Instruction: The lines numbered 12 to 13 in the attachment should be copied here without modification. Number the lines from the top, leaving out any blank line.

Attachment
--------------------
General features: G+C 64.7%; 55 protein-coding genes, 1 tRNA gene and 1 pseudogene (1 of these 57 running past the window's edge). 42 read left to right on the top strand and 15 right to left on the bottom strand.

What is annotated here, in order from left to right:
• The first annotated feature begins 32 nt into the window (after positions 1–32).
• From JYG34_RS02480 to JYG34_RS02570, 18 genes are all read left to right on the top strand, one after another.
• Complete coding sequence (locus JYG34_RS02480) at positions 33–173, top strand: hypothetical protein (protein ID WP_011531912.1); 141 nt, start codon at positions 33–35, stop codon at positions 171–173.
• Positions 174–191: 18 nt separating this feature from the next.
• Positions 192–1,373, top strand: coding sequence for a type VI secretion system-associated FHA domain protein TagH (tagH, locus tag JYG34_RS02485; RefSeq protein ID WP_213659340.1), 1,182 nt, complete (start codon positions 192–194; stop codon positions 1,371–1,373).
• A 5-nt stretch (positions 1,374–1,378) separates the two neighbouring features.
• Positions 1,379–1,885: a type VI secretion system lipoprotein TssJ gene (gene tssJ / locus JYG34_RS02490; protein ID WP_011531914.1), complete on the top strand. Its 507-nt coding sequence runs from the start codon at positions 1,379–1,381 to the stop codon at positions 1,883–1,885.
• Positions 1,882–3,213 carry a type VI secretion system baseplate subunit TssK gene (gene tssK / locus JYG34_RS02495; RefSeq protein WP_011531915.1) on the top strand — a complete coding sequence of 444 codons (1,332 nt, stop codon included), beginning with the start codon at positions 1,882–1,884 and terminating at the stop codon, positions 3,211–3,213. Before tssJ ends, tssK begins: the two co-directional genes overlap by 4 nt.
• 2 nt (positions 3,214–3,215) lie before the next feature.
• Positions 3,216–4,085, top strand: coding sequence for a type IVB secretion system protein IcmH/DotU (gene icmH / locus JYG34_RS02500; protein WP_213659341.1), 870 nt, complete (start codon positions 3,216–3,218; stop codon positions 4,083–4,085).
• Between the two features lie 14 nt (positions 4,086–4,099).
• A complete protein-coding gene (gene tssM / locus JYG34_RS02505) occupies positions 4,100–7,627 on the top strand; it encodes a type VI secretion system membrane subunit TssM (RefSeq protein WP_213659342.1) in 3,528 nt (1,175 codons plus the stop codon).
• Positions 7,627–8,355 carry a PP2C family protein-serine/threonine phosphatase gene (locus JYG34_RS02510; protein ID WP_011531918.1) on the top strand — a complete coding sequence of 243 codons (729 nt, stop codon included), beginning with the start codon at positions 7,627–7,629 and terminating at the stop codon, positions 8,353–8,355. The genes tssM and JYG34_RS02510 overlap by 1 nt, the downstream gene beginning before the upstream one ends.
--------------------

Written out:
• Positions 3,216–4,085, top strand: coding sequence for a type IVB secretion system protein IcmH/DotU (gene icmH / locus JYG34_RS02500; protein WP_213659341.1), 870 nt, complete (start codon positions 3,216–3,218; stop codon positions 4,083–4,085).
• Between the two features lie 14 nt (positions 4,086–4,099).